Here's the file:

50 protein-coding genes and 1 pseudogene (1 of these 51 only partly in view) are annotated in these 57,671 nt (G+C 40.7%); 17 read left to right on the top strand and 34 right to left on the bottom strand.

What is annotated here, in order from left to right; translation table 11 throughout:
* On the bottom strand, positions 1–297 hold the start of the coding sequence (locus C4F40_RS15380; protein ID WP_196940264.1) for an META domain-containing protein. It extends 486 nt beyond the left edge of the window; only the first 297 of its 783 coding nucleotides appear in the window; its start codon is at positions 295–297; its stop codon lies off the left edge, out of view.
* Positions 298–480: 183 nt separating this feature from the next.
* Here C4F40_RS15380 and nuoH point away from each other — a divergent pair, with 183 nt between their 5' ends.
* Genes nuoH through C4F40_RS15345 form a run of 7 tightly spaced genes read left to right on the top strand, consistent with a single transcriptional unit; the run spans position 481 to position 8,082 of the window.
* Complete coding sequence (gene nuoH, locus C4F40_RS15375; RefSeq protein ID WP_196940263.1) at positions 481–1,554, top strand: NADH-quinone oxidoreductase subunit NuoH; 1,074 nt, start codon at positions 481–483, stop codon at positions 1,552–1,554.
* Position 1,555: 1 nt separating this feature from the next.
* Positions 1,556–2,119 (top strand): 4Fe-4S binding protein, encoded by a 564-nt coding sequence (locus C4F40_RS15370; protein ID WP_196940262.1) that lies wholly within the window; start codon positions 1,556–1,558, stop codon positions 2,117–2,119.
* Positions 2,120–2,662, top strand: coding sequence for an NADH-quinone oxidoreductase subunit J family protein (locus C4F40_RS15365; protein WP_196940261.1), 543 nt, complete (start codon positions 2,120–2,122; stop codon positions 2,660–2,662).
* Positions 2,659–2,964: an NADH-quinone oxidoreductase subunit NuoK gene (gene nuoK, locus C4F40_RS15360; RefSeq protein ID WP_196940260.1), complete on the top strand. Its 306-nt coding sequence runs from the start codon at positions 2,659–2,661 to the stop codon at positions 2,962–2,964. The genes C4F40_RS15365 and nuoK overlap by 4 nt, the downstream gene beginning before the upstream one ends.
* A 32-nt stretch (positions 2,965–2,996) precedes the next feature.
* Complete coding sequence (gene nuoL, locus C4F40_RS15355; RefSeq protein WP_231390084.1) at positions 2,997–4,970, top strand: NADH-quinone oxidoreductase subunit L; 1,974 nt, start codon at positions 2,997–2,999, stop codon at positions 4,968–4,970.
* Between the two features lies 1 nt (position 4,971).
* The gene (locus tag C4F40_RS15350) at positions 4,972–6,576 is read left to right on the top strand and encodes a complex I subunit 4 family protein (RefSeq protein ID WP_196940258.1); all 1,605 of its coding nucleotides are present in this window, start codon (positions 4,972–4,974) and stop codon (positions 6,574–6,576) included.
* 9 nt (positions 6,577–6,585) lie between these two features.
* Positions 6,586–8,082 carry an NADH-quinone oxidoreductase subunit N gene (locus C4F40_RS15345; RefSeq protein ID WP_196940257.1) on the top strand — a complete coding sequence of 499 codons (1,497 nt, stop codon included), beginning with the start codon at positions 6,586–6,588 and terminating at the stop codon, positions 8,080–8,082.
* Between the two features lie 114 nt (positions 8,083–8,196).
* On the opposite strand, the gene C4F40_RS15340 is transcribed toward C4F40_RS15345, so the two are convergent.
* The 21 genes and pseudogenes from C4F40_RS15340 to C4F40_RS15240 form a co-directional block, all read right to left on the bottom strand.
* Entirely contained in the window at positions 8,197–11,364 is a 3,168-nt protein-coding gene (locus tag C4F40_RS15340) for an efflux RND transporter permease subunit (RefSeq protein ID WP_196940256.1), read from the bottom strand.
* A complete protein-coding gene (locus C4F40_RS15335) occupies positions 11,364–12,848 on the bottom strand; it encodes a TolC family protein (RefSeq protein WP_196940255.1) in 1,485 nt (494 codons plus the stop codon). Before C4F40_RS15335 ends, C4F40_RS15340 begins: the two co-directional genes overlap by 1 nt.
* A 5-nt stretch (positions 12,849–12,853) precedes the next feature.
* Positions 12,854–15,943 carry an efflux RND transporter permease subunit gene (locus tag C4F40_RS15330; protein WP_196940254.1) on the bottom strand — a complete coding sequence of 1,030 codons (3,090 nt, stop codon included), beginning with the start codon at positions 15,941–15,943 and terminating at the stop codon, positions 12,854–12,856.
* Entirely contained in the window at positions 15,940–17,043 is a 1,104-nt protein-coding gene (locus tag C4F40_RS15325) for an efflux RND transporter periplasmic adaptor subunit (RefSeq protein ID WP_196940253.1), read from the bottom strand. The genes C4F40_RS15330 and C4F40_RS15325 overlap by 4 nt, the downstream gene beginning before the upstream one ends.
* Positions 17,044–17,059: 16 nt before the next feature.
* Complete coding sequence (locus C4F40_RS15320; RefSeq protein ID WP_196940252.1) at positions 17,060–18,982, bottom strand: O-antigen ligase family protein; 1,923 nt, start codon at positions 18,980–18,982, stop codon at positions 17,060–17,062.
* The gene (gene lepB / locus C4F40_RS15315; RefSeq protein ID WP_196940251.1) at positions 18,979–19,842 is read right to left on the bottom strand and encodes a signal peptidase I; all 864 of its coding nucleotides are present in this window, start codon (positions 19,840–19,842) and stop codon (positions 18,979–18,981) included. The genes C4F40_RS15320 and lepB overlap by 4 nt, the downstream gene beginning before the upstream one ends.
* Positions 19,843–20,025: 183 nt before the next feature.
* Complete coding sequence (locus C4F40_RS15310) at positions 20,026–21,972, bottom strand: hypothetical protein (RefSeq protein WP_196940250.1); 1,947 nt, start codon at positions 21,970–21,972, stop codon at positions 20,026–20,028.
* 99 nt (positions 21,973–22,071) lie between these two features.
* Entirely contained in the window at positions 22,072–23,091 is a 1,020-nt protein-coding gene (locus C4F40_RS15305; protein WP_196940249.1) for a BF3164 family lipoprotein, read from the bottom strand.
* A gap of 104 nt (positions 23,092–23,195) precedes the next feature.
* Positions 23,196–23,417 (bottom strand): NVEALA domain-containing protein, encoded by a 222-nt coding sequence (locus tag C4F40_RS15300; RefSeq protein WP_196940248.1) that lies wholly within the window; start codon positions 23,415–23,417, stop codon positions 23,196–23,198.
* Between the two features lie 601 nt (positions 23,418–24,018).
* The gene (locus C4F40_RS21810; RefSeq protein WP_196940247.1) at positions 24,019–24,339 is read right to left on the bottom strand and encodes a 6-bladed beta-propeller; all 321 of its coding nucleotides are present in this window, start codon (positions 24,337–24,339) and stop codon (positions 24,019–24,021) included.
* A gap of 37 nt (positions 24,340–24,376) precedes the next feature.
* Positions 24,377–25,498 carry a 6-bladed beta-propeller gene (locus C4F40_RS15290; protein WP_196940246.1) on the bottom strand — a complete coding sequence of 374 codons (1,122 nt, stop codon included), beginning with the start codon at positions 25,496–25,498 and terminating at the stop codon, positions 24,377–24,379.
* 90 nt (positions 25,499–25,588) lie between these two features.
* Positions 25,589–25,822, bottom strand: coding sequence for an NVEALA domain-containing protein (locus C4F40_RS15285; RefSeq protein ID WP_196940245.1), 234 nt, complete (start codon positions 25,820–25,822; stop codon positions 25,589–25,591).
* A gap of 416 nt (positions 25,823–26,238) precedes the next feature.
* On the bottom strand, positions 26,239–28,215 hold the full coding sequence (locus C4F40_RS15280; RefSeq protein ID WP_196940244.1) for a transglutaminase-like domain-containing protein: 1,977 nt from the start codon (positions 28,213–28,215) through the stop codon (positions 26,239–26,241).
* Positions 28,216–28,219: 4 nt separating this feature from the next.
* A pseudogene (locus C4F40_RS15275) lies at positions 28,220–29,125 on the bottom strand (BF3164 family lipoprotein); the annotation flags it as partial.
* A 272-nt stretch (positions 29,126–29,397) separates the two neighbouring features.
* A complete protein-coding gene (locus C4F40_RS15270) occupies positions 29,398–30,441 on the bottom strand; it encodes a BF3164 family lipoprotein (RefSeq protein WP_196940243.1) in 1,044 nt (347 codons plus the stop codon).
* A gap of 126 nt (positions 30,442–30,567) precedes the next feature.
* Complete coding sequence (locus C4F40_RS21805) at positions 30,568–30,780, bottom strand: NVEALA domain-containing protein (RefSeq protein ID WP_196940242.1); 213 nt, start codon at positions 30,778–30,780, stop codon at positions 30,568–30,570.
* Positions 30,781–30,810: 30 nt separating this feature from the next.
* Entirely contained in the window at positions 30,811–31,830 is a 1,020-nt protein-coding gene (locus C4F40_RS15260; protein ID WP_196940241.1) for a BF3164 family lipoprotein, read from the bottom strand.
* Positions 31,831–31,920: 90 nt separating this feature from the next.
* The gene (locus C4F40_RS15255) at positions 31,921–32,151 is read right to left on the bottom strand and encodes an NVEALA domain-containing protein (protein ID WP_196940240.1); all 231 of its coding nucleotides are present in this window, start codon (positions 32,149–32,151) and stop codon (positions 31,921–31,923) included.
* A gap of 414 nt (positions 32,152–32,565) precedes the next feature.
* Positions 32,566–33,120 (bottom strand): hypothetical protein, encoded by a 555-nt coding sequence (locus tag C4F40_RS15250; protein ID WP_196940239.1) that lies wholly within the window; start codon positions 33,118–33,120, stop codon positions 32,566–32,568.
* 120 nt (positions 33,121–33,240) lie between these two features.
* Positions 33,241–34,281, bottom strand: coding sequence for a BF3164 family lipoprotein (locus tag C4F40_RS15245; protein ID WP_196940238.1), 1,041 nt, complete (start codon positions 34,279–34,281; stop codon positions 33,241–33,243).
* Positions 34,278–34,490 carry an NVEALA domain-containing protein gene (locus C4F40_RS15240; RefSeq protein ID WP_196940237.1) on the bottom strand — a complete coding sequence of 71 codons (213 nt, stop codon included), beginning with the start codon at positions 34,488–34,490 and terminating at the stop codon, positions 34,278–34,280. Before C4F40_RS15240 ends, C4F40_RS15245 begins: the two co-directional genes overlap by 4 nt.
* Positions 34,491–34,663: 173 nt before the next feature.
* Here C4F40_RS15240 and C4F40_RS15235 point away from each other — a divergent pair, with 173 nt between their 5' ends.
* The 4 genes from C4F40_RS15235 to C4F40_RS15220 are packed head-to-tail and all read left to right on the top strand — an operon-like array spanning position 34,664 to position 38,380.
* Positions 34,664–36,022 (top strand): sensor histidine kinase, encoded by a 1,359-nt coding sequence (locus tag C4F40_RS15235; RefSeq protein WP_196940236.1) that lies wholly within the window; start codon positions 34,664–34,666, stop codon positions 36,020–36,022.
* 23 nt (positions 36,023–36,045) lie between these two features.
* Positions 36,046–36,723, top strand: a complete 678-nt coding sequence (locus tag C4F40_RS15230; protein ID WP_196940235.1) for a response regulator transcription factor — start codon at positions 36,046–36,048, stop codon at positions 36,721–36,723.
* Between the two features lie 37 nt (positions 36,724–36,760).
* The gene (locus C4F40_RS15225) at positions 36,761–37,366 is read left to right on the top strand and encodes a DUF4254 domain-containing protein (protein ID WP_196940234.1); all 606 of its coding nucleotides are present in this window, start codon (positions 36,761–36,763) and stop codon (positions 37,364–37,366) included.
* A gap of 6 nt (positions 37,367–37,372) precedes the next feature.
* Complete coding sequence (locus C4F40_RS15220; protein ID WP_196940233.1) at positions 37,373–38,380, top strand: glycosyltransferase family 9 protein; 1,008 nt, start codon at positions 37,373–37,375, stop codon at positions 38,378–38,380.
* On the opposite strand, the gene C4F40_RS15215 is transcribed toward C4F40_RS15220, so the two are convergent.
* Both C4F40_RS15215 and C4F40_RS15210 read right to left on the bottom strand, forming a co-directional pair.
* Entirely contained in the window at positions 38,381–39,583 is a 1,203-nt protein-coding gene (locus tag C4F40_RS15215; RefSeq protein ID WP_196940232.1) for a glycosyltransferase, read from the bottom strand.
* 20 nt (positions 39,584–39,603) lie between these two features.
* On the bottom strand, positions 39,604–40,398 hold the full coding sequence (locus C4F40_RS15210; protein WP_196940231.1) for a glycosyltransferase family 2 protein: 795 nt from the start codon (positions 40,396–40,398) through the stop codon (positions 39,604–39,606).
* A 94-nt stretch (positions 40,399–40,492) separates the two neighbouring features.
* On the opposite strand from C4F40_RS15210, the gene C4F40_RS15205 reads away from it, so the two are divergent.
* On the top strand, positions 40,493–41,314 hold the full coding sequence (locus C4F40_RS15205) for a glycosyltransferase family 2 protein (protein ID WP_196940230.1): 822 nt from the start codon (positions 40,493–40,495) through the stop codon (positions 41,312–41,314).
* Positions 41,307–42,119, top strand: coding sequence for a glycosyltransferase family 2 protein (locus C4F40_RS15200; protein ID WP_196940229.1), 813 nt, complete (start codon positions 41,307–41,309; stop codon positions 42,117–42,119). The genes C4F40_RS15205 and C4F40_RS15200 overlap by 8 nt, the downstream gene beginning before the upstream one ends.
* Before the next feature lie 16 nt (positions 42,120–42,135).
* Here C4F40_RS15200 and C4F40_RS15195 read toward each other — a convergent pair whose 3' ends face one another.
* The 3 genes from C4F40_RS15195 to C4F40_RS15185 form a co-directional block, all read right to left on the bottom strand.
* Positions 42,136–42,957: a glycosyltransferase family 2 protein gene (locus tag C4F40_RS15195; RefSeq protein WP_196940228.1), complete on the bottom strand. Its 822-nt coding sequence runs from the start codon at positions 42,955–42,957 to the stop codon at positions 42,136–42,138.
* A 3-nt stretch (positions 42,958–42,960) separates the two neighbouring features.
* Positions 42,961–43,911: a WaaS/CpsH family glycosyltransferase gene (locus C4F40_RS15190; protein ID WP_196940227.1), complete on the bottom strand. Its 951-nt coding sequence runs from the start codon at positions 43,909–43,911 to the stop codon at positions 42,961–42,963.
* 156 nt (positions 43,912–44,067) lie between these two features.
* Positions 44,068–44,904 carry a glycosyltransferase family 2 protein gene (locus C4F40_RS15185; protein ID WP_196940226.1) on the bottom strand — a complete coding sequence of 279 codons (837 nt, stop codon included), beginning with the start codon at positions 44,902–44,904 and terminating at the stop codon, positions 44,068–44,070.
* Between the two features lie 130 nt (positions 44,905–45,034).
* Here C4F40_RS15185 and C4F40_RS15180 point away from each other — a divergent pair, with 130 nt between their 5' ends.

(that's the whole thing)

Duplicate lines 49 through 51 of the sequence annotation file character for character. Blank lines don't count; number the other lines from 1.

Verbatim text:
* Positions 30,781–30,810: 30 nt separating this feature from the next.
* Entirely contained in the window at positions 30,811–31,830 is a 1,020-nt protein-coding gene (locus C4F40_RS15260; protein ID WP_196940241.1) for a BF3164 family lipoprotein, read from the bottom strand.
* Positions 31,831–31,920: 90 nt separating this feature from the next.